Around the turn of every year, bankers can think of only one thing: the size of their bonuses.
Even beyond bonus season, they run different scenarios and assumptions, trying to calculate their number.
This distracts them so much that the bigger the bonus at stake, the worse the performance, according to behavioral economist Dan Ariely, who lays out his theory in his new book The Upside of Irrationality (HarperCollins, $27.99).
For a long time we trained bankers to think they are the masters of the universe, have unique skills and deserve to be paid these amounts, said Ariely, who also wrote the New York Times bestseller Predictably Irrational.
It is going to be hard to convince them that they don't really have unique skills and that the amount they've been paid for the past years is too much.
Ariely's findings come as regulators try to rein in Wall Street's bonus culture after the 2008 financial collapse. The financial industry argues it needs to pay large bonuses to attract and motivate its top employees.
In an experiment in India, Ariely measured the impact of different bonuses on how participants did in a number of tasks that required creativity, concentration and problem-solving.
One of the tasks was Labyrinth, where the participants had to move a small steel ball through a maze avoiding holes. Ariely describes a man he identified as Anoopum, who stood to win the biggest bonus, staring at the steel ball as if it were prey.
This is very, very important, Anoopum mumbled to himself. I must succeed. But under the gun, Anoopum's hands trembled uncontrollably, and he failed time after time.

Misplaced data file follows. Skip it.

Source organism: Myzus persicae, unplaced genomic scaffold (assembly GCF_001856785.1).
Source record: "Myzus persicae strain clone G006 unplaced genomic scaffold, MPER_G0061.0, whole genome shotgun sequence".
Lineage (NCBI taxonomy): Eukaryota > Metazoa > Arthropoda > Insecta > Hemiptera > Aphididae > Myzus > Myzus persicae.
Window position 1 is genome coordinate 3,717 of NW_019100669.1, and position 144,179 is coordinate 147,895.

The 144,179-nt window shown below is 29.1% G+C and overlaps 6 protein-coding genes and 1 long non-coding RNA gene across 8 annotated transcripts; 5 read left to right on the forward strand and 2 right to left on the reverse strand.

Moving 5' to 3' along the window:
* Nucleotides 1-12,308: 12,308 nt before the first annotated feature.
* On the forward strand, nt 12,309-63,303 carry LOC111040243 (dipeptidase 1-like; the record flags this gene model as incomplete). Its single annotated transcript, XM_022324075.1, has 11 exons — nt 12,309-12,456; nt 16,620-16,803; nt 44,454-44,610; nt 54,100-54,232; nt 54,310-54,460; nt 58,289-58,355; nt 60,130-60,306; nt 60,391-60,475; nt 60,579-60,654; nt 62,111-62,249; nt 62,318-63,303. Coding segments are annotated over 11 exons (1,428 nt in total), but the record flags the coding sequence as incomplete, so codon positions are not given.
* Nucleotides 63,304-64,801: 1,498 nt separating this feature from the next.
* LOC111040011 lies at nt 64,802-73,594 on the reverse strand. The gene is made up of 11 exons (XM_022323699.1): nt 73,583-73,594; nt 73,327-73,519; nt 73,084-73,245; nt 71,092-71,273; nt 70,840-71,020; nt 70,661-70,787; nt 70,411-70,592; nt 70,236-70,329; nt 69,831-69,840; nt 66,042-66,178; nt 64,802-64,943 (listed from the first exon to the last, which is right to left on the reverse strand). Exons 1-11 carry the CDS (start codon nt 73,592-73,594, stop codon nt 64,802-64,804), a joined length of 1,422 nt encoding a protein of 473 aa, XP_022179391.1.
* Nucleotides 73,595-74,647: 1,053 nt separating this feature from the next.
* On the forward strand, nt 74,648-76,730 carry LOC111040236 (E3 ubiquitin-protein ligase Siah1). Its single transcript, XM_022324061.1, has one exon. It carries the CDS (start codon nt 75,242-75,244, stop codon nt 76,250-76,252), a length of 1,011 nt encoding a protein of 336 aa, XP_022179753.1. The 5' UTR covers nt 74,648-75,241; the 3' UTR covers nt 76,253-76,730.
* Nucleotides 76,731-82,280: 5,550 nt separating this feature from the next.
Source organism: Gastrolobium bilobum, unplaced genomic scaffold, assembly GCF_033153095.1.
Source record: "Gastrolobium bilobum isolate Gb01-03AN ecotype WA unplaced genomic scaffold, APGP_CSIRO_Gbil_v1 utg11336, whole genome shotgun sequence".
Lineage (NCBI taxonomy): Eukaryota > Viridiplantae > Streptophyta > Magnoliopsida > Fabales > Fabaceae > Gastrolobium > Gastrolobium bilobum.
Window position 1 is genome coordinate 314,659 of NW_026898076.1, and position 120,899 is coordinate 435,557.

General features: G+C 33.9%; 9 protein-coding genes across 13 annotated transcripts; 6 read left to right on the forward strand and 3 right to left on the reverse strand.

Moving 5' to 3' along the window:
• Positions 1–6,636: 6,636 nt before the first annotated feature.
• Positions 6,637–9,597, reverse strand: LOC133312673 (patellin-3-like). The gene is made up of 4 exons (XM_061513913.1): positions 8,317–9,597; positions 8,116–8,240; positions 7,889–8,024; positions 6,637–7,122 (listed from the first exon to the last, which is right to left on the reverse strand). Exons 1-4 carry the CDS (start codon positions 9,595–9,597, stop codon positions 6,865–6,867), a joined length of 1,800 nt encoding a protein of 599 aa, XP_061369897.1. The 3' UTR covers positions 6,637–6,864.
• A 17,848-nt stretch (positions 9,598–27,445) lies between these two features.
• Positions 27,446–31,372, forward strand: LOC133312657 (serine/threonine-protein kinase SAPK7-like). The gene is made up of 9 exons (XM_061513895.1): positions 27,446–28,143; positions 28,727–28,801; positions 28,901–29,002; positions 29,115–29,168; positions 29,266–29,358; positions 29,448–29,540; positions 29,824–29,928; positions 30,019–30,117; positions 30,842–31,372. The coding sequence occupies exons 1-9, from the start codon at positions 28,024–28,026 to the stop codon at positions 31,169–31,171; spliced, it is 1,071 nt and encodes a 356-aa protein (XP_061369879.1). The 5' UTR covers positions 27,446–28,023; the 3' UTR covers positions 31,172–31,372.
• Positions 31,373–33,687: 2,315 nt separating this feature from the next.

A large bonus was equal to five months of their regular pay, a medium-sized bonus was equivalent to about two weeks pay and a small bonus was a day's pay.
There was little difference in the performance of those receiving the small and medium-sized bonuses, while recipients of large bonuses performed worst.
More than a century ago, an experiment with rats in a maze rigged with electric shocks came to a similar conclusion. Every day, the rats had to learn how to navigate a new maze safely.
When the electric shocks were low, the rats had little incentive to avoid them. At medium intensity they learned their environment more quickly.
But when the shock intensity was very high, it seemed the rats could not focus on anything other than the fear of the shock.
This may provide lessons for regulators who want to change Wall Street's bonus culture, Ariely said. Paying no bonus or smaller bonuses could help fix skewed incentives without loss of talent.
The reality is, a lot of places are able to attract great quality people without paying them what bankers are paid, Ariely said. Do you think bankers are inherently smarter than other people? I don't.
(Reporting by Kristina Cooke; Editing by Daniel Trotta)